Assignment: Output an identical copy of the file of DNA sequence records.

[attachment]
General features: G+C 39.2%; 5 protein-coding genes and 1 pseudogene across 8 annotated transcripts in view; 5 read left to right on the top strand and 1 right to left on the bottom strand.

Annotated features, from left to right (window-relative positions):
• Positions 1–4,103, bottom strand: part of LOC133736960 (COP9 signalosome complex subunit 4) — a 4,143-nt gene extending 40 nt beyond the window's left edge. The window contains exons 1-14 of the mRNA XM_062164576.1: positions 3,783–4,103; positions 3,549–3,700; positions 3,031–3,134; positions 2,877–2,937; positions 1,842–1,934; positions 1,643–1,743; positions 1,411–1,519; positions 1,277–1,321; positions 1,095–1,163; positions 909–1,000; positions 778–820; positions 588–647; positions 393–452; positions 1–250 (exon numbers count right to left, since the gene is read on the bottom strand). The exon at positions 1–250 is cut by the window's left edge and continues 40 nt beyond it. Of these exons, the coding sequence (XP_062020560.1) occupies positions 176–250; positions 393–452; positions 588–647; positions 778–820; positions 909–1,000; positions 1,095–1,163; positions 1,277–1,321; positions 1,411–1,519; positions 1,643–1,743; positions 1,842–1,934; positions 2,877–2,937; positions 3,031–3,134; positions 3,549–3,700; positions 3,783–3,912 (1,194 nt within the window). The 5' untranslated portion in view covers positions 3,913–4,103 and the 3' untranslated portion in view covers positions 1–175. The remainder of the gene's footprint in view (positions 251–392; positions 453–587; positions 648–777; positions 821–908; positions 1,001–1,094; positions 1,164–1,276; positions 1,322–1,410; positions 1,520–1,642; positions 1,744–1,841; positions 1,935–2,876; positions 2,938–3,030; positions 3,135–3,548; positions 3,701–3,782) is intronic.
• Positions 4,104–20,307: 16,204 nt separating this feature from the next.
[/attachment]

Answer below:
General features: G+C 39.2%; 5 protein-coding genes and 1 pseudogene across 8 annotated transcripts in view; 5 read left to right on the top strand and 1 right to left on the bottom strand.

Annotated features, from left to right (window-relative positions):
• Positions 1–4,103, bottom strand: part of LOC133736960 (COP9 signalosome complex subunit 4) — a 4,143-nt gene extending 40 nt beyond the window's left edge. The window contains exons 1-14 of the mRNA XM_062164576.1: positions 3,783–4,103; positions 3,549–3,700; positions 3,031–3,134; positions 2,877–2,937; positions 1,842–1,934; positions 1,643–1,743; positions 1,411–1,519; positions 1,277–1,321; positions 1,095–1,163; positions 909–1,000; positions 778–820; positions 588–647; positions 393–452; positions 1–250 (exon numbers count right to left, since the gene is read on the bottom strand). The exon at positions 1–250 is cut by the window's left edge and continues 40 nt beyond it. Of these exons, the coding sequence (XP_062020560.1) occupies positions 176–250; positions 393–452; positions 588–647; positions 778–820; positions 909–1,000; positions 1,095–1,163; positions 1,277–1,321; positions 1,411–1,519; positions 1,643–1,743; positions 1,842–1,934; positions 2,877–2,937; positions 3,031–3,134; positions 3,549–3,700; positions 3,783–3,912 (1,194 nt within the window). The 5' untranslated portion in view covers positions 3,913–4,103 and the 3' untranslated portion in view covers positions 1–175. The remainder of the gene's footprint in view (positions 251–392; positions 453–587; positions 648–777; positions 821–908; positions 1,001–1,094; positions 1,164–1,276; positions 1,322–1,410; positions 1,520–1,642; positions 1,744–1,841; positions 1,935–2,876; positions 2,938–3,030; positions 3,135–3,548; positions 3,701–3,782) is intronic.
• Positions 4,104–20,307: 16,204 nt separating this feature from the next.